JACKSON, Tenn. - 10/3/2006 - By: Cynthia Medina
What would you do if you found out that everything you worked for all your life was taken away from you? If you were no longer capable of pursuing all your hopes and dreams? Would you freak out in despair and worry, or would you act calmly and attempt to find the purpose in what was happening?
For many of us this would be a nightmare, unimaginable to think about, but for sophomore Nikki Burau, business administration major, this was a reality she was faced with last fall when she was diagnosed with a brain tumor.
Burau was part of the incoming 2005 freshman class, recruited to become part of what was then Union’s inaugural women’s soccer team. Her last minute decision to attend Union was solely based on the one goal she maintained throughout her life, to play collegiate soccer. At that point, little did Burau know about how God would play a role in her life, especially with her passion.
“I grew up having one goal: to play college soccer,” Burau said. “Nothing else mattered to me. I never really went to church except every now and then. It was never a big deal to me because I didn’t understand how it could help me. Then, when it came down to finding a college to play for, things started to get hard. Every time I thought I found one, something would happen to that opportunity. At the last minute Union University popped up and became my only option so that’s where I went. Since I was surrounded by Christians, I started to think about what role God played in my life, but he still wasn’t my priority; soccer was.”
As the soccer season began, Burau quickly attained the title of the fastest player on the team and would prove to be an asset as she was one of the leading scorers for the Lady Bulldogs. Burau's four goals were tied for the team lead and her eight points and 33 shots were good for second on the team. However, minor problems with both of her calves at the start of the season escalated throughout play into a larger problem called “compartment syndrome.” Surgery would be conducted on both of Burau’s legs to relieve pain and ultimately return her to the field in tip-top condition. It was during this time that Burau began to cry out to God and began to see a spot for him in her life, but soccer was still her main concern.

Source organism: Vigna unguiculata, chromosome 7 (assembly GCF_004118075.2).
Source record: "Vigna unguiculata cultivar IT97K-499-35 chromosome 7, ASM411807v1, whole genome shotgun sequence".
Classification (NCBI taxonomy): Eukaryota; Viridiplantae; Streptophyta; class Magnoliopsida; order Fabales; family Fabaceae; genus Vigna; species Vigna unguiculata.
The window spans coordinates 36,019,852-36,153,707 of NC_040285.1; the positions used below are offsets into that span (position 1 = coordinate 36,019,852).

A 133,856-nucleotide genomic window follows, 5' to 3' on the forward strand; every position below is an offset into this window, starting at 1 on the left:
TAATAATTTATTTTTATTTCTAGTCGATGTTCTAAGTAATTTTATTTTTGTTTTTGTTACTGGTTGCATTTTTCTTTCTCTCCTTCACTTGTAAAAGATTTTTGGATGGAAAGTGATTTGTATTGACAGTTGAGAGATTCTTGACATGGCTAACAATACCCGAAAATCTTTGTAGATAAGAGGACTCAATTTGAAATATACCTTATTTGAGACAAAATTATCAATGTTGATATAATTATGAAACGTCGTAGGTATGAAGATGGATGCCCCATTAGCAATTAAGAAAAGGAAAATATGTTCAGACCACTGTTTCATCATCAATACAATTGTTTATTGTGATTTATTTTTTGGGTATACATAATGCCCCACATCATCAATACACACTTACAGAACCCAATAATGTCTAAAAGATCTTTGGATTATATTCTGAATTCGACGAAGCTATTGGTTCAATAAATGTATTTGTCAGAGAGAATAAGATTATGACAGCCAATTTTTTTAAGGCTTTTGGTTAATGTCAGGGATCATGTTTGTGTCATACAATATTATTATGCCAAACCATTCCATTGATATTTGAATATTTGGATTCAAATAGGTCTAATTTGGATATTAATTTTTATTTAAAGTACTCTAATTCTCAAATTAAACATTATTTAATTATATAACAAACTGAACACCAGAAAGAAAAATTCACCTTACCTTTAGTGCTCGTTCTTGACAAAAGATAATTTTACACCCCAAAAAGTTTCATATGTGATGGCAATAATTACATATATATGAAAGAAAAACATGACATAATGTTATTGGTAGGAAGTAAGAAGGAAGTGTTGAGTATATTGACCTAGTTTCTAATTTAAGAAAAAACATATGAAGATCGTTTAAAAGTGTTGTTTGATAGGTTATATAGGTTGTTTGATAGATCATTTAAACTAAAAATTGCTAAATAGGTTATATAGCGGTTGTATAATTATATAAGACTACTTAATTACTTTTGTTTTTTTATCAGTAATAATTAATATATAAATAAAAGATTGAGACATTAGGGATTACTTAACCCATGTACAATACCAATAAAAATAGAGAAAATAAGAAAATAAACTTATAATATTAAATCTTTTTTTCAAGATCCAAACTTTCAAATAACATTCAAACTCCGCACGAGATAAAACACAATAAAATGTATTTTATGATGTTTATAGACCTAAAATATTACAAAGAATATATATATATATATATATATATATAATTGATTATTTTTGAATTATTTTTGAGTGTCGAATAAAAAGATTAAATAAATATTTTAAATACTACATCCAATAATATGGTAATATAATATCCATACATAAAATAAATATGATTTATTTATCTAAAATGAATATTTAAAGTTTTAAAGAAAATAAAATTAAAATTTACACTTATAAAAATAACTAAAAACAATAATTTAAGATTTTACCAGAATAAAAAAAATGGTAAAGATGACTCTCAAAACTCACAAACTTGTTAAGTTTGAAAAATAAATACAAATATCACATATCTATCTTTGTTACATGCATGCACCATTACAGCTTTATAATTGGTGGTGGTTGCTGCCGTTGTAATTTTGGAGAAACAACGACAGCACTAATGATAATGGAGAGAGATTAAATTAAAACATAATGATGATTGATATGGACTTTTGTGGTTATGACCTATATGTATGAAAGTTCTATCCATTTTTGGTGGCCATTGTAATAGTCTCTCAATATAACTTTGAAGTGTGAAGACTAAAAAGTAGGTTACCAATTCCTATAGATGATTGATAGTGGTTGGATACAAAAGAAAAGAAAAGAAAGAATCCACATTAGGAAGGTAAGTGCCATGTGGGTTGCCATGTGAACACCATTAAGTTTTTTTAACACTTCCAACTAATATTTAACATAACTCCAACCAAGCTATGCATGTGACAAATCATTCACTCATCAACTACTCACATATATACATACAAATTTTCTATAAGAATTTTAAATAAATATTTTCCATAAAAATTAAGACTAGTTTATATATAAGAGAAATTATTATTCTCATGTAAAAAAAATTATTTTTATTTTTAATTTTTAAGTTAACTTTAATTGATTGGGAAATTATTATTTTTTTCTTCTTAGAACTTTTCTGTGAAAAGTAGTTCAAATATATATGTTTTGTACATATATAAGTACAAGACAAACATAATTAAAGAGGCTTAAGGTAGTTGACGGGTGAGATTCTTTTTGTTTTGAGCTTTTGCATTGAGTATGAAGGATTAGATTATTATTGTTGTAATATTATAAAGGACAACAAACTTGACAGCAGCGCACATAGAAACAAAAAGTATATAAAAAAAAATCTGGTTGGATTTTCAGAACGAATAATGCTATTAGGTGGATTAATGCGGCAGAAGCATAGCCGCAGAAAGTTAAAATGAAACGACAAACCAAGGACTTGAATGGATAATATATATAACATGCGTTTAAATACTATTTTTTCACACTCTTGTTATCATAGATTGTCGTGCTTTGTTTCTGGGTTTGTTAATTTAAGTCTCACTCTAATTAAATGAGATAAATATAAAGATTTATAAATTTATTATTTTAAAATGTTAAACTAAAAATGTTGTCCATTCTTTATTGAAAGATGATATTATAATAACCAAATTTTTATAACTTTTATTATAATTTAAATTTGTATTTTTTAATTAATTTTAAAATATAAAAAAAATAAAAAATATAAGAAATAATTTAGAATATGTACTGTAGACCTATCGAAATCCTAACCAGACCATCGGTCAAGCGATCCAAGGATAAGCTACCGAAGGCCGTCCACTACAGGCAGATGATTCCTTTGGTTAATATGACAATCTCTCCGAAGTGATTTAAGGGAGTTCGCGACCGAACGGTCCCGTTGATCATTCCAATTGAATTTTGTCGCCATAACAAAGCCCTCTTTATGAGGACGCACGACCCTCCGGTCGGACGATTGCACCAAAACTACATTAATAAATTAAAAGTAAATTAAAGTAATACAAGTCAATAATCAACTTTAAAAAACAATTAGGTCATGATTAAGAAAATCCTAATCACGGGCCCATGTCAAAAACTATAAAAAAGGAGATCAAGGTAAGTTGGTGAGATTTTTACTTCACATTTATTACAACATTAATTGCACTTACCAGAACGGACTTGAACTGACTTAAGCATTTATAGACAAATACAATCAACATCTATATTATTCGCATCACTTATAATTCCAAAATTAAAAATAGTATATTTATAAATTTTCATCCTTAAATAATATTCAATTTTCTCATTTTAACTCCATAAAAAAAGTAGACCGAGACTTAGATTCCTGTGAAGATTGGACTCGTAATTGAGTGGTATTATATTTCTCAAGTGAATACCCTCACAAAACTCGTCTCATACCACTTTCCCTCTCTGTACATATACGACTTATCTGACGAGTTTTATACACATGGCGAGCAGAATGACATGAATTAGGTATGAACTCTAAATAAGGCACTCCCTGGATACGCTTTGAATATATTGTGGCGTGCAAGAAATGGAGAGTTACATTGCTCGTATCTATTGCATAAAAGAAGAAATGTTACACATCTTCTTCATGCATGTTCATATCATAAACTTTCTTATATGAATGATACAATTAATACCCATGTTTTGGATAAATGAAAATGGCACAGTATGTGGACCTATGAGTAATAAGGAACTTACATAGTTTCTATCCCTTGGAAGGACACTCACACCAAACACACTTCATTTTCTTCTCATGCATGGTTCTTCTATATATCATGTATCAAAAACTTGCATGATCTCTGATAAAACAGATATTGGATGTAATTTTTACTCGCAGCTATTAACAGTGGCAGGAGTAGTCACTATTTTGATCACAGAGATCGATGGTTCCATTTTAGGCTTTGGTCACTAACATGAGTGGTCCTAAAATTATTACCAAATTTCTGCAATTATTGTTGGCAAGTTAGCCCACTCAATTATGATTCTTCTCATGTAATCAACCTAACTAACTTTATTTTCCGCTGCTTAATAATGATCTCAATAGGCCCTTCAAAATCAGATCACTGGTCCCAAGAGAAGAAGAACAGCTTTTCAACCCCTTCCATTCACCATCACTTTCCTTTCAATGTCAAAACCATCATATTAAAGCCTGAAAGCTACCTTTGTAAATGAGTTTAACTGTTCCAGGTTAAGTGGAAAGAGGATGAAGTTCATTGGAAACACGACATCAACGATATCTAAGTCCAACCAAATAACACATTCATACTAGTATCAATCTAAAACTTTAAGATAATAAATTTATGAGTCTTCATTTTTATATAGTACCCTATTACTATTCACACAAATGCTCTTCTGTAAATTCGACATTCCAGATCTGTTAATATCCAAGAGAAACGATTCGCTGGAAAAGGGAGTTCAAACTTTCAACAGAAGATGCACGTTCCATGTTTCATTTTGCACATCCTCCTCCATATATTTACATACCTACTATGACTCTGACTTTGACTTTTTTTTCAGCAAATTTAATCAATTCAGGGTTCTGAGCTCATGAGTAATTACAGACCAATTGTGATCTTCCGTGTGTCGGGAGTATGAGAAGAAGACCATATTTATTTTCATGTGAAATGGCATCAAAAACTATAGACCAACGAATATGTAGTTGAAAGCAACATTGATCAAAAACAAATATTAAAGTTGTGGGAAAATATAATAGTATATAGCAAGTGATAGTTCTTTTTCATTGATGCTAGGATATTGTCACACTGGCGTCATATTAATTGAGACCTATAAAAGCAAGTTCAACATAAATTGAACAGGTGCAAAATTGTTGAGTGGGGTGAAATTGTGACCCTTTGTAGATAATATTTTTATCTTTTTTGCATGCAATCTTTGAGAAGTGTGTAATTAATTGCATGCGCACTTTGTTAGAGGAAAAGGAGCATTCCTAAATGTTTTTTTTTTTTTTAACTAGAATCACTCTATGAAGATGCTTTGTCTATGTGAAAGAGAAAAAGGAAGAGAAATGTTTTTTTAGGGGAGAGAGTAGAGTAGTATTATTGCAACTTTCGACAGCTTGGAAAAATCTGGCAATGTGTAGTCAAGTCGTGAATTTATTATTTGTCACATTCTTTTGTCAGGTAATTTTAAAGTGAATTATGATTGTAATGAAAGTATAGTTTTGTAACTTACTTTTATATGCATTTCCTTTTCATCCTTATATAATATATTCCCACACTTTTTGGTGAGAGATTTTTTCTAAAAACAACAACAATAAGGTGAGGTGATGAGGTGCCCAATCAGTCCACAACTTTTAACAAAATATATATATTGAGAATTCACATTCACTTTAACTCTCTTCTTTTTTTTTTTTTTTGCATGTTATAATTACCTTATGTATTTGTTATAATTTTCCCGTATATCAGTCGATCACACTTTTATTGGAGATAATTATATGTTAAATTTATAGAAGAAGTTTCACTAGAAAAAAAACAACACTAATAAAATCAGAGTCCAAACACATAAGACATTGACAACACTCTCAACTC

It was not long after her Nov. 17 leg surgery that Burau began to experience extreme headaches. While she was on a weekend trip to visit a friend, her headaches finally reached the point of becoming nauseating and limiting her movement. It was that day in December that she was admitted into the hospital for testing and found out that she had a tumor imbedded on the right side of her brain, and that the surgical process could leave her without movement on the left side of her body. There was also a chance she could sustain mental damage.
“When she first called me, I was really upset. I can just remember crying for a long time,” said sophomore Resa Harris, social work major and Burau’s roommate. “I couldn’t believe it was happening to her, because it seemed like she was just really starting to understand God and what he could do for her and what he could do in her life and then this terrible thing happens to her.”
Burau received surgery to remove the tumor on Dec. 24, 2005, at Baptist East Hospital in Memphis. It was through the surgical experience and scary nights in the hospital as well as her recovery experiences that Burau learned to truly call upon the Lord and finally began to see how God deserved a permanent and overall position in her life.
A surgery that was supposed to take seven hours only took three. Burau was able to walk out of the hospital only four days after the surgery and a recovery that was supposed to take until this fall for her to play on the soccer field again only took a matter of three months. Now she is back on the field playing as well, if not better, than she once was. Her only stipulations are that she must wear a guard band around her head for protection where her skull was cut open and four pieces of titanium metal were placed. This season, Burau has played in five of the team's 10 matches to this point and has recorded four shots.
“There is definitely a big difference in her attitude with soccer and just her life in general,” said junior Cheslie Tharpe, sports medicine major and soccer teammate. “She used to be so negative, especially toward herself. She is just a brand new person, but that’s what Christ will do to you. She has changed her life and made an impact in so many others already; I know at least in mine she has and I’m so grateful for her and for that experience.”
Burau now strives to turn her passion for soccer into a way to use what God has given her to glorify him in everything. She realizes how God used her situation to draw her closer to him and her boast is that “God gave me a good story, and I don’t mind telling it.”
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